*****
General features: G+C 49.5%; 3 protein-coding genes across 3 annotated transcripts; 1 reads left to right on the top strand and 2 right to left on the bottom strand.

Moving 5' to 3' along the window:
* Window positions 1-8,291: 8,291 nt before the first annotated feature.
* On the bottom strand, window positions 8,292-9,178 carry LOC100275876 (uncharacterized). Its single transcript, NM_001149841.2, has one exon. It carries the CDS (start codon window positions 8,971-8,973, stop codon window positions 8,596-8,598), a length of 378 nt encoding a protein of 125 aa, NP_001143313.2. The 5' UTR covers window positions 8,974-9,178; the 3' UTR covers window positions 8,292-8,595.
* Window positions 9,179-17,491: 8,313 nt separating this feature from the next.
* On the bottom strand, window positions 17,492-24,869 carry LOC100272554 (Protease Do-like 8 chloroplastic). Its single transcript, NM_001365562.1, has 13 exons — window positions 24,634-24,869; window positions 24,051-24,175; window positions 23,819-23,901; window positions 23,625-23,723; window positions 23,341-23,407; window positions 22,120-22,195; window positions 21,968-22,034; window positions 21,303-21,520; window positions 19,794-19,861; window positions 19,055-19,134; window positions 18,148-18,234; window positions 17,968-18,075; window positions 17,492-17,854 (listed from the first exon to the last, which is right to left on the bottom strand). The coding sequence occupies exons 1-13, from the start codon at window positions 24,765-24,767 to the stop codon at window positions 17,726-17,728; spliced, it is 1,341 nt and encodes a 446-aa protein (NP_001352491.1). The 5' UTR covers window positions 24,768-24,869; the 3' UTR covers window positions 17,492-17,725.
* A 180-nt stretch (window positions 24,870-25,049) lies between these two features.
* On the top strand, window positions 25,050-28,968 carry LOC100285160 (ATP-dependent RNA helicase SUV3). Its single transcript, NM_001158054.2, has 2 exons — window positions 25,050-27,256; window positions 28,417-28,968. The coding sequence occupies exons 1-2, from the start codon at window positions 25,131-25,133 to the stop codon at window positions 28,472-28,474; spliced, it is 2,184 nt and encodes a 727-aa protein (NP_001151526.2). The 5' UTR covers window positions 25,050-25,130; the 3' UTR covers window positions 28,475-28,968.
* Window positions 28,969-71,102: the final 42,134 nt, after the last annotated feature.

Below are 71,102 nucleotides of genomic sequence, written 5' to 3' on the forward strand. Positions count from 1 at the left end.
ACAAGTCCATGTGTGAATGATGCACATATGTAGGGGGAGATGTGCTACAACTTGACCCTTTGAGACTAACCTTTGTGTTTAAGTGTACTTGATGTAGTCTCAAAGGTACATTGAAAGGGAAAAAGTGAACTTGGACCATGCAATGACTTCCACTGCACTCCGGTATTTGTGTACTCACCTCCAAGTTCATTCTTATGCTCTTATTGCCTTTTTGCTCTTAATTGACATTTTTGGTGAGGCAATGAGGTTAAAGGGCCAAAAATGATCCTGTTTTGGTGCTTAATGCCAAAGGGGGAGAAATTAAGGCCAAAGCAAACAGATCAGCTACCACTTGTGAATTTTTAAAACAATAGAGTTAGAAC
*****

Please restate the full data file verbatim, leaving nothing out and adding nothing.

General features: G+C 49.5%; 3 protein-coding genes across 3 annotated transcripts; 1 reads left to right on the top strand and 2 right to left on the bottom strand.

Moving 5' to 3' along the window:
* Window positions 1-8,291: 8,291 nt before the first annotated feature.
* On the bottom strand, window positions 8,292-9,178 carry LOC100275876 (uncharacterized). Its single transcript, NM_001149841.2, has one exon. It carries the CDS (start codon window positions 8,971-8,973, stop codon window positions 8,596-8,598), a length of 378 nt encoding a protein of 125 aa, NP_001143313.2. The 5' UTR covers window positions 8,974-9,178; the 3' UTR covers window positions 8,292-8,595.
* Window positions 9,179-17,491: 8,313 nt separating this feature from the next.
* On the bottom strand, window positions 17,492-24,869 carry LOC100272554 (Protease Do-like 8 chloroplastic). Its single transcript, NM_001365562.1, has 13 exons — window positions 24,634-24,869; window positions 24,051-24,175; window positions 23,819-23,901; window positions 23,625-23,723; window positions 23,341-23,407; window positions 22,120-22,195; window positions 21,968-22,034; window positions 21,303-21,520; window positions 19,794-19,861; window positions 19,055-19,134; window positions 18,148-18,234; window positions 17,968-18,075; window positions 17,492-17,854 (listed from the first exon to the last, which is right to left on the bottom strand). The coding sequence occupies exons 1-13, from the start codon at window positions 24,765-24,767 to the stop codon at window positions 17,726-17,728; spliced, it is 1,341 nt and encodes a 446-aa protein (NP_001352491.1). The 5' UTR covers window positions 24,768-24,869; the 3' UTR covers window positions 17,492-17,725.
* A 180-nt stretch (window positions 24,870-25,049) lies between these two features.
* On the top strand, window positions 25,050-28,968 carry LOC100285160 (ATP-dependent RNA helicase SUV3). Its single transcript, NM_001158054.2, has 2 exons — window positions 25,050-27,256; window positions 28,417-28,968. The coding sequence occupies exons 1-2, from the start codon at window positions 25,131-25,133 to the stop codon at window positions 28,472-28,474; spliced, it is 2,184 nt and encodes a 727-aa protein (NP_001151526.2). The 5' UTR covers window positions 25,050-25,130; the 3' UTR covers window positions 28,475-28,968.
* Window positions 28,969-71,102: the final 42,134 nt, after the last annotated feature.

Below are 71,102 nucleotides of genomic sequence, written 5' to 3' on the forward strand. Positions count from 1 at the left end.
ACAAGTCCATGTGTGAATGATGCACATATGTAGGGGGAGATGTGCTACAACTTGACCCTTTGAGACTAACCTTTGTGTTTAAGTGTACTTGATGTAGTCTCAAAGGTACATTGAAAGGGAAAAAGTGAACTTGGACCATGCAATGACTTCCACTGCACTCCGGTATTTGTGTACTCACCTCCAAGTTCATTCTTATGCTCTTATTGCCTTTTTGCTCTTAATTGACATTTTTGGTGAGGCAATGAGGTTAAAGGGCCAAAAATGATCCTGTTTTGGTGCTTAATGCCAAAGGGGGAGAAATTAAGGCCAAAGCAAACAGATCAGCTACCACTTGTGAATTTTTAAAACAATAGAGTTAGAAC